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The Port Royal ExperimentA Case Study in Development$
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Kevin Dougherty

Print publication date: 2014

Print ISBN-13: 9781628461534

Published to University Press of Mississippi: January 2016

DOI: 10.14325/mississippi/9781628461534.001.0001

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Economic Development and Land Redistribution

Economic Development and Land Redistribution

Chapter:
(p.104) Chapter Seven Economic Development and Land Redistribution
Source:
The Port Royal Experiment
Author(s):

Kevin Dougherty

Publisher:
University Press of Mississippi
DOI:10.14325/mississippi/9781628461534.003.0008

The Port Royal Experiment pursued economic development in terms of three fronts identified by Edward Pierce as “what could be done to reorganize the laborers, prepare them to become sober and self-supporting citizens, and secure the successful culture of a cotton-crop.” Integral to Pierce’s objective to “reorganize the laborers” was the issue of land distribution. Efforts to produce “sober and self-supporting citizens” would proceed in accordance with the free-labor ideology. Finally, the prized Sea Island cotton, either as a source of revenue for a cash-strapped Lincoln Administration, as a means of funding the development effort, or as a source of personal profit, lay at the center of all economic decisions. Thus, economic development on the Sea Islands involved the timeless considerations of control of the area’s principal natural resource, the individual and his pursuit of happiness, and a state directed land policy.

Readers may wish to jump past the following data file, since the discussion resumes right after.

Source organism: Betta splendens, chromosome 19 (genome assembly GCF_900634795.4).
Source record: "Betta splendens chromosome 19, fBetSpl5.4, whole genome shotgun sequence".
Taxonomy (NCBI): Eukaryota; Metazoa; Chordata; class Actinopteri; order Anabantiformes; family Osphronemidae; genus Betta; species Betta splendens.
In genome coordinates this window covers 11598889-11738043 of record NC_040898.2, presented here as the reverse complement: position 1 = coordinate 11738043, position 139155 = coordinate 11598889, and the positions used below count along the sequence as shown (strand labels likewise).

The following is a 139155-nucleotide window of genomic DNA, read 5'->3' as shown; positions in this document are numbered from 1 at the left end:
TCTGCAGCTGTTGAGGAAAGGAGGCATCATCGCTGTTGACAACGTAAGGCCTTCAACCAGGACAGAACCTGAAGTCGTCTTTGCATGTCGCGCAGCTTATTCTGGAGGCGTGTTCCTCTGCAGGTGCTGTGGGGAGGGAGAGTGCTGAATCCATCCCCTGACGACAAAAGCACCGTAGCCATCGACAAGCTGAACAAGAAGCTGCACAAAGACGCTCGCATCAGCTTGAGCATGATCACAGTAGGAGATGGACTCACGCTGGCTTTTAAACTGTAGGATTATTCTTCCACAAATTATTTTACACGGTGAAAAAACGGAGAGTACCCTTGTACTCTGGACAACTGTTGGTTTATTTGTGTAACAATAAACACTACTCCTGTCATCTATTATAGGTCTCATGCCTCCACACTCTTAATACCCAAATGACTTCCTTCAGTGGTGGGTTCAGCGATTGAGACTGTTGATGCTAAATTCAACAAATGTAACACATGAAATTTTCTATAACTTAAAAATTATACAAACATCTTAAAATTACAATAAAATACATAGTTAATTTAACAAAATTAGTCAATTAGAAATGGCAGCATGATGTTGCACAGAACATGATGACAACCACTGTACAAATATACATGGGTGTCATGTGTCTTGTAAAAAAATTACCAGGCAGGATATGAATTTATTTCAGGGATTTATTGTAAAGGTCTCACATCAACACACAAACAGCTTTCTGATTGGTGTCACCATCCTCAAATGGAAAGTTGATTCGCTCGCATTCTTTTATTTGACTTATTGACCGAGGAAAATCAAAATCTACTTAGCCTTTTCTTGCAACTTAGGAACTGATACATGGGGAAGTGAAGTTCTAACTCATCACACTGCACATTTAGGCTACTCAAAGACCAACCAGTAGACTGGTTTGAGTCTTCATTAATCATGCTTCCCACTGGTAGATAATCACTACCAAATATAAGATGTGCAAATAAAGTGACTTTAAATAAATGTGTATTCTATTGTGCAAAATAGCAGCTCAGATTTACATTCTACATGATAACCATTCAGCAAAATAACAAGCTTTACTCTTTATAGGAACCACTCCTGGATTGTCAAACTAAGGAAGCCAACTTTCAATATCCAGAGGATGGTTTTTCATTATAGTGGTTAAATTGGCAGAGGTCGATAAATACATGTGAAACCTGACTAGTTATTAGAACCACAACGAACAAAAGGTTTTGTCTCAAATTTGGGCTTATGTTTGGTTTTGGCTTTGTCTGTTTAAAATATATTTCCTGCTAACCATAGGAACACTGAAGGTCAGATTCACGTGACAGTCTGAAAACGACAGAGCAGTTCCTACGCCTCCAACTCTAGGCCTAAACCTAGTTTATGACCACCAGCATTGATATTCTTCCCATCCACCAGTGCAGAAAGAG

Keywords:   Edward Pierce, Land redistribution, Economic development, Free-labor ideology, Sea Island cotton

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